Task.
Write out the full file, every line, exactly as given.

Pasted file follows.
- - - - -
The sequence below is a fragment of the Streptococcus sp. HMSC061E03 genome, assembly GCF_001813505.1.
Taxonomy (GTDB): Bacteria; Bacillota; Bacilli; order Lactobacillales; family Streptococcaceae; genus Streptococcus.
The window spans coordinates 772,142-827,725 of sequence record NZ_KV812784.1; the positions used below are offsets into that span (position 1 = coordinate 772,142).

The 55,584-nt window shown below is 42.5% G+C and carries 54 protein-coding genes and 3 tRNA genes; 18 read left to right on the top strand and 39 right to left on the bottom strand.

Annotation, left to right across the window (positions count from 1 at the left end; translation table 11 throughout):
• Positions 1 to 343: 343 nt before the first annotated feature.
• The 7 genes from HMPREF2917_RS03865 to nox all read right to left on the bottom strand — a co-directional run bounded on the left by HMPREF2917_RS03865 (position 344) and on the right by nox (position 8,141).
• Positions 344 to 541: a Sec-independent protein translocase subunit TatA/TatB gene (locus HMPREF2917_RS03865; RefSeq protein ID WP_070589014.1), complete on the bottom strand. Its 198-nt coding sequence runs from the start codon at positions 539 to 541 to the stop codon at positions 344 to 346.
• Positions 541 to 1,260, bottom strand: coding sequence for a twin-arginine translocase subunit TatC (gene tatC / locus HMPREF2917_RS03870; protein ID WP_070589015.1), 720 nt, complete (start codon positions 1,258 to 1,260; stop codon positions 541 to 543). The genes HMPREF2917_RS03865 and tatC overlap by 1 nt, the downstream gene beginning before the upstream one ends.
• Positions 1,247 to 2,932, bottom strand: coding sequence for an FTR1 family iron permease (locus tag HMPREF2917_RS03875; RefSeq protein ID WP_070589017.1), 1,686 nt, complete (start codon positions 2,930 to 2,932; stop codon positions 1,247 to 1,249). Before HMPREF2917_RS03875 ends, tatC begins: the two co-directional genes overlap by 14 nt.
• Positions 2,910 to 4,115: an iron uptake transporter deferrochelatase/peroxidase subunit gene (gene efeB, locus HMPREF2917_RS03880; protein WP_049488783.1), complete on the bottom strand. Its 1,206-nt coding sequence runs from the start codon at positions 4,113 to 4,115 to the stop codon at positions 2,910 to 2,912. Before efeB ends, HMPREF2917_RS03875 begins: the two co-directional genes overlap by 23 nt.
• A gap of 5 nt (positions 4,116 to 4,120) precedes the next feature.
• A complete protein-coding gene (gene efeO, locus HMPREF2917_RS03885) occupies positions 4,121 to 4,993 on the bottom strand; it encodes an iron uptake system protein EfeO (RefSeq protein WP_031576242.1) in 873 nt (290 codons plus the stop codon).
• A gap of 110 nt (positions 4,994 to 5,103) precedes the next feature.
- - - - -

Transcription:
The sequence below is a fragment of the Streptococcus sp. HMSC061E03 genome, assembly GCF_001813505.1.
Taxonomy (GTDB): Bacteria; Bacillota; Bacilli; order Lactobacillales; family Streptococcaceae; genus Streptococcus.
The window spans coordinates 772,142-827,725 of sequence record NZ_KV812784.1; the positions used below are offsets into that span (position 1 = coordinate 772,142).

The 55,584-nt window shown below is 42.5% G+C and carries 54 protein-coding genes and 3 tRNA genes; 18 read left to right on the top strand and 39 right to left on the bottom strand.

Annotation, left to right across the window (positions count from 1 at the left end; translation table 11 throughout):
• Positions 1 to 343: 343 nt before the first annotated feature.
• The 7 genes from HMPREF2917_RS03865 to nox all read right to left on the bottom strand — a co-directional run bounded on the left by HMPREF2917_RS03865 (position 344) and on the right by nox (position 8,141).
• Positions 344 to 541: a Sec-independent protein translocase subunit TatA/TatB gene (locus HMPREF2917_RS03865; RefSeq protein ID WP_070589014.1), complete on the bottom strand. Its 198-nt coding sequence runs from the start codon at positions 539 to 541 to the stop codon at positions 344 to 346.
• Positions 541 to 1,260, bottom strand: coding sequence for a twin-arginine translocase subunit TatC (gene tatC / locus HMPREF2917_RS03870; protein ID WP_070589015.1), 720 nt, complete (start codon positions 1,258 to 1,260; stop codon positions 541 to 543). The genes HMPREF2917_RS03865 and tatC overlap by 1 nt, the downstream gene beginning before the upstream one ends.
• Positions 1,247 to 2,932, bottom strand: coding sequence for an FTR1 family iron permease (locus tag HMPREF2917_RS03875; RefSeq protein ID WP_070589017.1), 1,686 nt, complete (start codon positions 2,930 to 2,932; stop codon positions 1,247 to 1,249). Before HMPREF2917_RS03875 ends, tatC begins: the two co-directional genes overlap by 14 nt.
• Positions 2,910 to 4,115: an iron uptake transporter deferrochelatase/peroxidase subunit gene (gene efeB, locus HMPREF2917_RS03880; protein WP_049488783.1), complete on the bottom strand. Its 1,206-nt coding sequence runs from the start codon at positions 4,113 to 4,115 to the stop codon at positions 2,910 to 2,912. Before efeB ends, HMPREF2917_RS03875 begins: the two co-directional genes overlap by 23 nt.
• A gap of 5 nt (positions 4,116 to 4,120) precedes the next feature.
• A complete protein-coding gene (gene efeO, locus HMPREF2917_RS03885) occupies positions 4,121 to 4,993 on the bottom strand; it encodes an iron uptake system protein EfeO (RefSeq protein WP_031576242.1) in 873 nt (290 codons plus the stop codon).
• A gap of 110 nt (positions 4,994 to 5,103) precedes the next feature.